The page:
Militant groups clash in northwest Pakistan, 24 killed
Pakistani schoolgirls, who were displaced with their families from Pakistan's tribal areas due to fighting between militants and the army, chant prayers during a class to pay tribute for five female teachers and two aid workers who were killed by gunmen, at a school in a slum on the outskirts of Islamabad, Pakistan, Jan. 3, 2013. (AP / Muhammed Muheisen)
The Associated Press
Published Saturday, January 26, 2013 11:36AM EST
PESHAWAR— Two Islamic militant groups clashed Saturday over control of a prized valley in northwest Pakistan, killing at least 24 people and wounding dozens more, officials said.
Arshad Khan of the Khyber tribal region said the fighting between the two Islamic militant groups began Friday in Tirah valley, near the Afghan border, when the militant group, Tehrik-e-Taliban, captured the base of another militant group, Ansarul Islam. Ansarul Islam tried to retake the base and fighting continued into Saturday.
The Pakistani military has been battling a stubborn insurgency in northwest Pakistan in rugged tribal regions bordering Afghanistan.
The remote valley, tucked in mountainous terrain, is highly valued by militant groups as a base of operations. It's difficult for the Pakistani military to enter the area, which allows militants easy access to Afghanistan and other tribal areas of Pakistan.
Most of the dead were militants, but some local tribesmen also were killed, according to a Pakistani military officer, who spoke on condition of anonymity because he wasn't authorized to disclose the information to the media.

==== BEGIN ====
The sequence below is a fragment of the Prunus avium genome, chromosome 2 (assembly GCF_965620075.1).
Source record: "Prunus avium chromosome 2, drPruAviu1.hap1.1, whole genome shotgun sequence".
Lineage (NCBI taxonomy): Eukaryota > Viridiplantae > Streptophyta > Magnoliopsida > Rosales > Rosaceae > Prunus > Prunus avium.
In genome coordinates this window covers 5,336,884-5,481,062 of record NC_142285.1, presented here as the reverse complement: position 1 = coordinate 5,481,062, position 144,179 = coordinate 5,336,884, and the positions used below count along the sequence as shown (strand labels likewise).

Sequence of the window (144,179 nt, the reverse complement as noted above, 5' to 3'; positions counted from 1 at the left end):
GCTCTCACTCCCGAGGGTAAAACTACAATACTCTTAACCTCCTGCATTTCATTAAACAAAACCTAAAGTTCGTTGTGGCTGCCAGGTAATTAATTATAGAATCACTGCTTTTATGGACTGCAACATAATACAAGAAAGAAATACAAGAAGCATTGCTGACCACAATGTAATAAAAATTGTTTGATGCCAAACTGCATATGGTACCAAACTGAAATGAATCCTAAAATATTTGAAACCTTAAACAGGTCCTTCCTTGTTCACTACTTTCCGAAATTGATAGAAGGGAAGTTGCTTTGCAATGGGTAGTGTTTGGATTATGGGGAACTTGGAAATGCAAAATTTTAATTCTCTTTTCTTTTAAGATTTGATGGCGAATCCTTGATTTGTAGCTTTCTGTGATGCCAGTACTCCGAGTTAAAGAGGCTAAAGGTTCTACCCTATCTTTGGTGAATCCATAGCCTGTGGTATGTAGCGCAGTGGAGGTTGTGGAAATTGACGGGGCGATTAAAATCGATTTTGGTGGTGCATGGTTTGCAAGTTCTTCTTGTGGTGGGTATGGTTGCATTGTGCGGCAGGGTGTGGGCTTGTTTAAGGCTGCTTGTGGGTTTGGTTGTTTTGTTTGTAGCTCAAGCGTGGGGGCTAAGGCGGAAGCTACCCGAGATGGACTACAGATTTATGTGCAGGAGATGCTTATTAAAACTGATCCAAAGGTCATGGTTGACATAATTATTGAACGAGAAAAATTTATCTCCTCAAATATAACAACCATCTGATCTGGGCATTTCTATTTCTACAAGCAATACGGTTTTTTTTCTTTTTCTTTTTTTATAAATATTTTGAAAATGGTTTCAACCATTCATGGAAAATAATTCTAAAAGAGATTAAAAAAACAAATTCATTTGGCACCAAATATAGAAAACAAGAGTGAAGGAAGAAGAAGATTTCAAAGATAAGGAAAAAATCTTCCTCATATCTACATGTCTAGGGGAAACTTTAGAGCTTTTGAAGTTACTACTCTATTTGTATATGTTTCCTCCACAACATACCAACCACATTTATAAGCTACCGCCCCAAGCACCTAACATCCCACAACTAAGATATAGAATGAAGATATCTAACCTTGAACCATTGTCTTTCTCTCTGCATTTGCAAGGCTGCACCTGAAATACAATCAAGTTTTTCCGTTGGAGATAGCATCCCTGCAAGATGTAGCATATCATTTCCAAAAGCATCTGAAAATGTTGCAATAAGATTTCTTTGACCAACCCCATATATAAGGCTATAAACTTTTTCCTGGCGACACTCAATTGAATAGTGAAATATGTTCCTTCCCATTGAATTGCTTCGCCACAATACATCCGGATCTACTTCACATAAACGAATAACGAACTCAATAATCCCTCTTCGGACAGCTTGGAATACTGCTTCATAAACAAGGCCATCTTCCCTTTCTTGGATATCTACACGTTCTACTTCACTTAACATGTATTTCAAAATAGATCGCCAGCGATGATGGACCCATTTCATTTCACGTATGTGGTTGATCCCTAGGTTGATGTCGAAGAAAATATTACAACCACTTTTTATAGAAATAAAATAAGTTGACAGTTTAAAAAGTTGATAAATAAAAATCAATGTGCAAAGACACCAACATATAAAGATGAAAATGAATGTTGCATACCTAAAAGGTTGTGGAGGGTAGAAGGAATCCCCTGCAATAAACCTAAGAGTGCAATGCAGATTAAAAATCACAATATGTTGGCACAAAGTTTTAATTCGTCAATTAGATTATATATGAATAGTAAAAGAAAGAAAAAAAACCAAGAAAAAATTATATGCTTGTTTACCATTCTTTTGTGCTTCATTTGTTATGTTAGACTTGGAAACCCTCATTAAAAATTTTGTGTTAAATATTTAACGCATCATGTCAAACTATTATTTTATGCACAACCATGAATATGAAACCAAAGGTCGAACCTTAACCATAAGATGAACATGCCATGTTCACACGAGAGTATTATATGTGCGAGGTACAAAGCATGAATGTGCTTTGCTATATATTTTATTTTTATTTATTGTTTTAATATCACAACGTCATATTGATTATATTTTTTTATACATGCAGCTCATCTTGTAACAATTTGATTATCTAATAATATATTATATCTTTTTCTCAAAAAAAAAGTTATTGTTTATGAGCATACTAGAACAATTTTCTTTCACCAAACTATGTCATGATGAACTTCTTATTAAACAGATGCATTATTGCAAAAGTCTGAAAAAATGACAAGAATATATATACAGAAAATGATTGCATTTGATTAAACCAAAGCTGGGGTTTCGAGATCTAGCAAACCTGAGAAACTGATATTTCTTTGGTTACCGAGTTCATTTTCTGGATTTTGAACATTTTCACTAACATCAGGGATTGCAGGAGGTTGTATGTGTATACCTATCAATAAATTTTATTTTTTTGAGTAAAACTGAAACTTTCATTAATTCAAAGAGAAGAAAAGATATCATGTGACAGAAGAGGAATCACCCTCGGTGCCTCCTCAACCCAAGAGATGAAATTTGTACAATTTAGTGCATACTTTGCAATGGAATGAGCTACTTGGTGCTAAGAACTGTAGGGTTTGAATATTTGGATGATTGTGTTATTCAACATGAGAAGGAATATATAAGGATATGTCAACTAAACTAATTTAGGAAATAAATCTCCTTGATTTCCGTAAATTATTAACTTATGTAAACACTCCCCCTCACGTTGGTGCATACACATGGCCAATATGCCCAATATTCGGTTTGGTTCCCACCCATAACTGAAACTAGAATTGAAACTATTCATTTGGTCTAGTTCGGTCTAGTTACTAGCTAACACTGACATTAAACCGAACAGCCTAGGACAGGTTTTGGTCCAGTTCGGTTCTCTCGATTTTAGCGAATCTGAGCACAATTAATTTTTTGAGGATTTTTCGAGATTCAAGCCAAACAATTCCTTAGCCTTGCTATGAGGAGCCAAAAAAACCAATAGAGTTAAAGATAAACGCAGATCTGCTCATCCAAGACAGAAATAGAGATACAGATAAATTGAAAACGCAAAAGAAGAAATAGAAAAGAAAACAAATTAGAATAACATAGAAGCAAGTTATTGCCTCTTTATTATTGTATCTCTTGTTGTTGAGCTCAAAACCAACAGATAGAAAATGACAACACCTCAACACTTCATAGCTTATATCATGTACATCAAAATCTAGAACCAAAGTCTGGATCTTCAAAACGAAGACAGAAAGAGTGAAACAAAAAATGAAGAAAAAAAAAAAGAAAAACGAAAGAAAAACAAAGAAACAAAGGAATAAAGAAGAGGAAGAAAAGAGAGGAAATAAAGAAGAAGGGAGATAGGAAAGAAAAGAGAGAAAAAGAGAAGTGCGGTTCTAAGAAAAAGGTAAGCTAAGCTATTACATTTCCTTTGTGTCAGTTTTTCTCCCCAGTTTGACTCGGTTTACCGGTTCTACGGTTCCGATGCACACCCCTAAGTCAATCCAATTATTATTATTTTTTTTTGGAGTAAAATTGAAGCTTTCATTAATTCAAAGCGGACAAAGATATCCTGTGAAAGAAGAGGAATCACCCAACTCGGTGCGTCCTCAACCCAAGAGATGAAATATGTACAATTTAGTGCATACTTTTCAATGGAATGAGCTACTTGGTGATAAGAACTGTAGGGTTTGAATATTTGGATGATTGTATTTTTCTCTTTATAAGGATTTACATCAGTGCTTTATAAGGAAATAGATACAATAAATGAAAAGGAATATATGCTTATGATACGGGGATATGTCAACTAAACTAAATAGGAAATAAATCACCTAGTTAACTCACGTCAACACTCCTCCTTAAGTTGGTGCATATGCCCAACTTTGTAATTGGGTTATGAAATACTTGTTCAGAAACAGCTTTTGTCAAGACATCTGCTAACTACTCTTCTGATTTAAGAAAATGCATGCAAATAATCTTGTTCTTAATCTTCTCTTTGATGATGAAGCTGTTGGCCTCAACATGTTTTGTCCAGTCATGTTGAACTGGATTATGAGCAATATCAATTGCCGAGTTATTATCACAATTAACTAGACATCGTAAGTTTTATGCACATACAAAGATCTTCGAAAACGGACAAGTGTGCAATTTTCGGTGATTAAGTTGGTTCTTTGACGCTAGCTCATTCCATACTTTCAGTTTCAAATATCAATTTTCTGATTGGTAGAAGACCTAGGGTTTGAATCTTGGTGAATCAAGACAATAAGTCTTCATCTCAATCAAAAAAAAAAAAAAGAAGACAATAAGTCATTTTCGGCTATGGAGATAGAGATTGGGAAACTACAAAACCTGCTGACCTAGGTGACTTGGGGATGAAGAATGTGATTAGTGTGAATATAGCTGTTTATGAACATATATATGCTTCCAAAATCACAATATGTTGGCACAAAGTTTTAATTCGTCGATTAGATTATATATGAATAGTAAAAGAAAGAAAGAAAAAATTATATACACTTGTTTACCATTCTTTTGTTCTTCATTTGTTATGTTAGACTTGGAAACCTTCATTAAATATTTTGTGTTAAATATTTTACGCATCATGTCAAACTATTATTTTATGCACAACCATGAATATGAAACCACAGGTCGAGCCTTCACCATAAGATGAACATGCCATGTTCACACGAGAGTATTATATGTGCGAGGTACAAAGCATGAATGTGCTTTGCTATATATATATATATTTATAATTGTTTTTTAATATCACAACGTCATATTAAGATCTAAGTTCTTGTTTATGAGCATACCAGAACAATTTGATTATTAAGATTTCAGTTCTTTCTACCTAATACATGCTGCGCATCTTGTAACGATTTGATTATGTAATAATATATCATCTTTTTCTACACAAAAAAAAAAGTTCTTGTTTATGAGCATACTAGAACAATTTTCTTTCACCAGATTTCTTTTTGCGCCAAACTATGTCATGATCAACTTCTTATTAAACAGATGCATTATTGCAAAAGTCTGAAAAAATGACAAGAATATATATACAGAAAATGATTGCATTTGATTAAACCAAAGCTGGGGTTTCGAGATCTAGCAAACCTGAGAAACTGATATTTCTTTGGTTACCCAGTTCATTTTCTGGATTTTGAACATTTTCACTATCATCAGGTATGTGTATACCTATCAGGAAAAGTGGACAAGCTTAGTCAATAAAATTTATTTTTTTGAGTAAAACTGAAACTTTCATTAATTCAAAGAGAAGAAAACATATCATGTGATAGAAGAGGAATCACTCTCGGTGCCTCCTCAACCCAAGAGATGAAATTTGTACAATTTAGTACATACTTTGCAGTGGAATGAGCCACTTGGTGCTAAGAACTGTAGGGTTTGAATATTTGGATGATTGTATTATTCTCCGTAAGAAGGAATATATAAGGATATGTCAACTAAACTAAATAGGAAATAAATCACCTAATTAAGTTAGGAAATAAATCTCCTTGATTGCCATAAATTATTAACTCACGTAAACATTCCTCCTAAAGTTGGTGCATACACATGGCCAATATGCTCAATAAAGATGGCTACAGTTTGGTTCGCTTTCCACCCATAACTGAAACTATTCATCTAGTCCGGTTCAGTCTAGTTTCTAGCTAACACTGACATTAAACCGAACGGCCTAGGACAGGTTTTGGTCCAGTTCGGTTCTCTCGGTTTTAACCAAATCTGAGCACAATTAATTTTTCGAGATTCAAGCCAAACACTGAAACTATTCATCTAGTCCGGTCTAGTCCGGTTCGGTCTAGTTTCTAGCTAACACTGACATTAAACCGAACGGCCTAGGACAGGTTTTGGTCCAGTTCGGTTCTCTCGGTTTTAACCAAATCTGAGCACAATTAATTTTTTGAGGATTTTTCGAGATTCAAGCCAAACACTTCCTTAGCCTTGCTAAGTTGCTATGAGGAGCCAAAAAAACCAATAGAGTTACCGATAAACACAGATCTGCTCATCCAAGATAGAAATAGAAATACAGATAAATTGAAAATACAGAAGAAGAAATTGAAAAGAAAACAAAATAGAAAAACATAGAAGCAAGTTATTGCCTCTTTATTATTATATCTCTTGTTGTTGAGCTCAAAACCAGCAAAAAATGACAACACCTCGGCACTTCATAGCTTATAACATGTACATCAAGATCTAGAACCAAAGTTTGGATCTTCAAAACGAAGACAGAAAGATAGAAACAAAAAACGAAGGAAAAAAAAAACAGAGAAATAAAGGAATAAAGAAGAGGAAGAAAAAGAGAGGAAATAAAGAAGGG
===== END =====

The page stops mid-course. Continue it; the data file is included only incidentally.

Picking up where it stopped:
In Baluchistan province in the south, government troops have been waging a longtime struggle against Baloch nationalists, who demand a greater share of income generated from mineral and gas resources there.
On Saturday, a large group of armed men attacked a post manned by pro-government tribal militia members in a remote area in southwestern Baluchistan, killing two tribesmen and abducting seven more. The post is 500 kilometres northeast of Quetta, the capital of Baluchistan.
No group has claimed responsibility for the attack but Baluch nationalists often target government forces and their supporters.
Local administrator Noor Illahi Bugti said dozens of armed men attacked the post, shot and killed two of the tribesmen and then forced the others to surrender. He said seven of the militia volunteers were then taken away by the armed group.
Bugti said security forces rushed to the area and were searching for the militia volunteers.